The problem is, as an industry, we’re seen as spin doctors, or liars even, because of the PR is publicity perception. I don’t know why senior leaders at any sized company can’t be told PR is more than the news articles a professional can help create. Why would we perpetuate the perception that all we do is get our friends to write stories about our clients…no matter who the audience?

    • ginidietrich

      @Steve Cody P.S. Bring it on the bike!

    • @Steve Cody Hi Steve – I have a question: I realize that the readership of Inc. is different than the readers of Spin Sucks…. I write my blog aimed at VERY small business and I don’t discuss things there in the depth that I might HERE, where I feel I am conversing amongst my colleagues.However, the facts are never different depending upon my audience. Maybe dumbed down or less detailed or BIG PICTURE for the Small Small Business Client, but never different. In speaking to your target audience I would think you could be as detailed and clear as you could to the Spin Sucks audience.I say all of this with deep respect; that’s what stinks about the written blog – you can infer a snotty tone that isn’t there. So please ‘hear me kindly.’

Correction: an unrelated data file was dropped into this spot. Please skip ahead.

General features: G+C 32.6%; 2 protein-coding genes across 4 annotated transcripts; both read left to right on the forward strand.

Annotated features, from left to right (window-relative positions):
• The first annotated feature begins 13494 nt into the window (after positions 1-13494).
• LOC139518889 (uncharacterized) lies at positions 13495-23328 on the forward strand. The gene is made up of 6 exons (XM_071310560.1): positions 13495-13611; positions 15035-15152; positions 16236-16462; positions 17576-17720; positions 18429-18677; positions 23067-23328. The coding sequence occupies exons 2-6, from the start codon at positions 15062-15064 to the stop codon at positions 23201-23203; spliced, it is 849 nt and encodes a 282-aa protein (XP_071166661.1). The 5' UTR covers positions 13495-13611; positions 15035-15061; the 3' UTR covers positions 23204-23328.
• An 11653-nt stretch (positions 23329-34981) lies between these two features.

• @Steve Cody Hi Steve,

      Have to go with both @ginidietrich and @AmyMccTobin here. I don’t think Gini was inferring you were writing for a PR head or community. I’m in marketing and I took your original post to be a lighter version of what it could have been.

      I’m also a Director at a company whose start-up specialist owner has started and sold four companies to the tune of $200 million+, so that pretty much falls within your editor’s remit. And I don’t think the post would have alleviated much of his confusion over what PR actually stands for today.

      Just a thought.

  • SpinSucks

    @janesmallfield You are welcome, and thank YOU! 🙂

  • SpinSucks

    @candacemcc RIGHT???!!! 🙂

    • candacemcc

      @spinsucks 🙂 Keeps the wine-producers in business!

  • Izzo_Michael